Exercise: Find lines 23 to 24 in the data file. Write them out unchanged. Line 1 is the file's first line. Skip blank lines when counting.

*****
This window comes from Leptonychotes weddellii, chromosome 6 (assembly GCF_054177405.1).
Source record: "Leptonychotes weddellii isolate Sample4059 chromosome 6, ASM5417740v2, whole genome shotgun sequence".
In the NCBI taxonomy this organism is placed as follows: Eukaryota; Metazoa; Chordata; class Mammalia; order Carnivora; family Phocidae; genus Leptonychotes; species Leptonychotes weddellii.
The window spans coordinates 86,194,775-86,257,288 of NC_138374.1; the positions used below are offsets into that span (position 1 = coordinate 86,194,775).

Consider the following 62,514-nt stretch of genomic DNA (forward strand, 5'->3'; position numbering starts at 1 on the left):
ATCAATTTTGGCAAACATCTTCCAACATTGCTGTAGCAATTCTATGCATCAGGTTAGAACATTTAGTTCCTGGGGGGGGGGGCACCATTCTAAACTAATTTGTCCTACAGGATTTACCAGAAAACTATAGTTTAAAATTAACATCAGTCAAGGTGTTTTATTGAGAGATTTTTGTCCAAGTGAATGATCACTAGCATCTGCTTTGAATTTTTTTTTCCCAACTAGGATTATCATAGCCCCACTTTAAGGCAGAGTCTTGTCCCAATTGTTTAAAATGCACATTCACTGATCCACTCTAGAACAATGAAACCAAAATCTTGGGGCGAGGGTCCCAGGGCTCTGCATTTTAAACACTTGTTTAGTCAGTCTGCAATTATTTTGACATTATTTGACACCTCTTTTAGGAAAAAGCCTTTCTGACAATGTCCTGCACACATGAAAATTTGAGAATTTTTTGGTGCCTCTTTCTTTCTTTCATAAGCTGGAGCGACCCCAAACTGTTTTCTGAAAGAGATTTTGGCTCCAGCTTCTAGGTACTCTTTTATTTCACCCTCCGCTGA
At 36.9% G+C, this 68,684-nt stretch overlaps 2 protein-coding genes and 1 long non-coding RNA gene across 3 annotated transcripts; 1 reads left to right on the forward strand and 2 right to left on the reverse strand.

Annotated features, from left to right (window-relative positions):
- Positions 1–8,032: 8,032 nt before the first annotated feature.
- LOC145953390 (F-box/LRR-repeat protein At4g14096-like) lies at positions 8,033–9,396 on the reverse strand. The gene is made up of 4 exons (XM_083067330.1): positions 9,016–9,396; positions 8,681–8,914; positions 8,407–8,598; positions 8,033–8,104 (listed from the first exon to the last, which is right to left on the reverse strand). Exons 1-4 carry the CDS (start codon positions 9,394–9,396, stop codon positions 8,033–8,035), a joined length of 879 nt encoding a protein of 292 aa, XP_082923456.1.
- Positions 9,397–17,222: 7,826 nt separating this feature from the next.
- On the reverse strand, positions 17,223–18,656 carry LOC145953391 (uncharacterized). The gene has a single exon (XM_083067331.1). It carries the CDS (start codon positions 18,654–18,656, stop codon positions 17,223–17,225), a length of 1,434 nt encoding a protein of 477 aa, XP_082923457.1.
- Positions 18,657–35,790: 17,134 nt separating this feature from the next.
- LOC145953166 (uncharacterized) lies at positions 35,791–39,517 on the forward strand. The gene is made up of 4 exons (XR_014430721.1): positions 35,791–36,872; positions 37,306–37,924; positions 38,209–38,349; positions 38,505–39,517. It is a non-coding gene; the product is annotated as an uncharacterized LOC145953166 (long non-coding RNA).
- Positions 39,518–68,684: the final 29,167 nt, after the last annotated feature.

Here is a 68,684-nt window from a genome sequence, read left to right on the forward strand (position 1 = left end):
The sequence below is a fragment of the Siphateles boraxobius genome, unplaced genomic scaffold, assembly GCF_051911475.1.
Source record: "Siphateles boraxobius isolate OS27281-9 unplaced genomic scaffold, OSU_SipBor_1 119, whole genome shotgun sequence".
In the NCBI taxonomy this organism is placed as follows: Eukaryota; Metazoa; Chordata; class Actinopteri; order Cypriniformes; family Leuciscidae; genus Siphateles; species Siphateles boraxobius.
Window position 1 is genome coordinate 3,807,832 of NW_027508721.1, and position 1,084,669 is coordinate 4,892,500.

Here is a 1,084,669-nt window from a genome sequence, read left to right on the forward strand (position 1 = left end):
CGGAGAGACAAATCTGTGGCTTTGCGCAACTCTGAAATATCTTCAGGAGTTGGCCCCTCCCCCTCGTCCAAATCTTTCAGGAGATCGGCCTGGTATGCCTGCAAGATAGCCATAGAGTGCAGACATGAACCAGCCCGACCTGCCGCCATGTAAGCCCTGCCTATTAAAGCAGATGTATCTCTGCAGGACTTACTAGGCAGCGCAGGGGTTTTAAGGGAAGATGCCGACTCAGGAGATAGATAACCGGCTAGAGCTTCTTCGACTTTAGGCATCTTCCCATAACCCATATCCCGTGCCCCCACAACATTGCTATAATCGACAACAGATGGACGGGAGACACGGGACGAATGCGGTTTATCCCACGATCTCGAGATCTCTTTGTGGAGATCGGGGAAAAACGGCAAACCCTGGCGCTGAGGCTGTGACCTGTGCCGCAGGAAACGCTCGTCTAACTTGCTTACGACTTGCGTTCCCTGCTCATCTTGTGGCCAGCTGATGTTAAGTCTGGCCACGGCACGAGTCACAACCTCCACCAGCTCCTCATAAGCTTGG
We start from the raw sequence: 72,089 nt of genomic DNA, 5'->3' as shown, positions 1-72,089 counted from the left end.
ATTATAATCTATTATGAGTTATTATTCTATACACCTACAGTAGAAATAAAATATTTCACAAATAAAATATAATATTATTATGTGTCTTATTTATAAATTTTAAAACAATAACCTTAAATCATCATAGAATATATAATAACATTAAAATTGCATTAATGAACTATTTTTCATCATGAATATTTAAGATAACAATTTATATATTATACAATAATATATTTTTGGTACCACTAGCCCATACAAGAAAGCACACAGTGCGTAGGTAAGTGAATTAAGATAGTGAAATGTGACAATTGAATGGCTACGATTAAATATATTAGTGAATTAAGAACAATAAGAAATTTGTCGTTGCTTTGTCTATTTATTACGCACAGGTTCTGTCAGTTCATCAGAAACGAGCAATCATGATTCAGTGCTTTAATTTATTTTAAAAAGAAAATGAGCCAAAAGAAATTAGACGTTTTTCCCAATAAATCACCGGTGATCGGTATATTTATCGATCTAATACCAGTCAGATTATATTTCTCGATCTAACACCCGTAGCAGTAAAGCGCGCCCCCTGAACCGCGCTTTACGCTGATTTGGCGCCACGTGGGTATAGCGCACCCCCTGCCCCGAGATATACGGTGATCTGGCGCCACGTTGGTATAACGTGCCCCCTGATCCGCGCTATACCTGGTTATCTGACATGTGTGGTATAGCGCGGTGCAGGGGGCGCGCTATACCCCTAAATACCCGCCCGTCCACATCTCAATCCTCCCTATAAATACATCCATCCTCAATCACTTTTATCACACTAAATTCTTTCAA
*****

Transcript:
We start from the raw sequence: 72,089 nt of genomic DNA, 5'->3' as shown, positions 1-72,089 counted from the left end.
ATTATAATCTATTATGAGTTATTATTCTATACACCTACAGTAGAAATAAAATATTTCACAAATAAAATATAATATTATTATGTGTCTTATTTATAAATTTTAAAACAATAACCTTAAATCATCATAGAATATATAATAACATTAAAATTGCATTAATGAACTATTTTTCATCATGAATATTTAAGATAACAATTTATATATTATACAATAATATATTTTTGGTACCACTAGCCCATACAAGAAAGCACACAGTGCGTAGGTAAGTGAATTAAGATAGTGAAATGTGACAATTGAATGGCTACGATTAAATATATTAGTGAATTAAGAACAATAAGAAATTTGTCGTTGCTTTGTCTATTTATTACGCACAGGTTCTGTCAGTTCATCAGAAACGAGCAATCATGATTCAGTGCTTTAATTTATTTTAAAAAGAAAATGAGCCAAAAGAAATTAGACGTTTTTCCCAATAAATCACCGGTGATCGGTATATTTATCGATCTAATACCAGTCAGATTATATTTCTCGATCTAACACCCGTAGCAGTAAAGCGCGCCCCCTGAACCGCGCTTTACGCTGATTTGGCGCCACGTGGGTATAGCGCACCCCCTGCCCCGAGATATACGGTGATCTGGCGCCACGTTGGTATAACGTGCCCCCTGATCCGCGCTATACCTGGTTATCTGACATGTGTGGTATAGCGCGGTGCAGGGGGCGCGCTATACCCCTAAATACCCGCCCGTCCACATCTCAATCCTCCCTATAAATACATCCATCCTCAATCACTTTTATCACACTAAATTCTTTCAA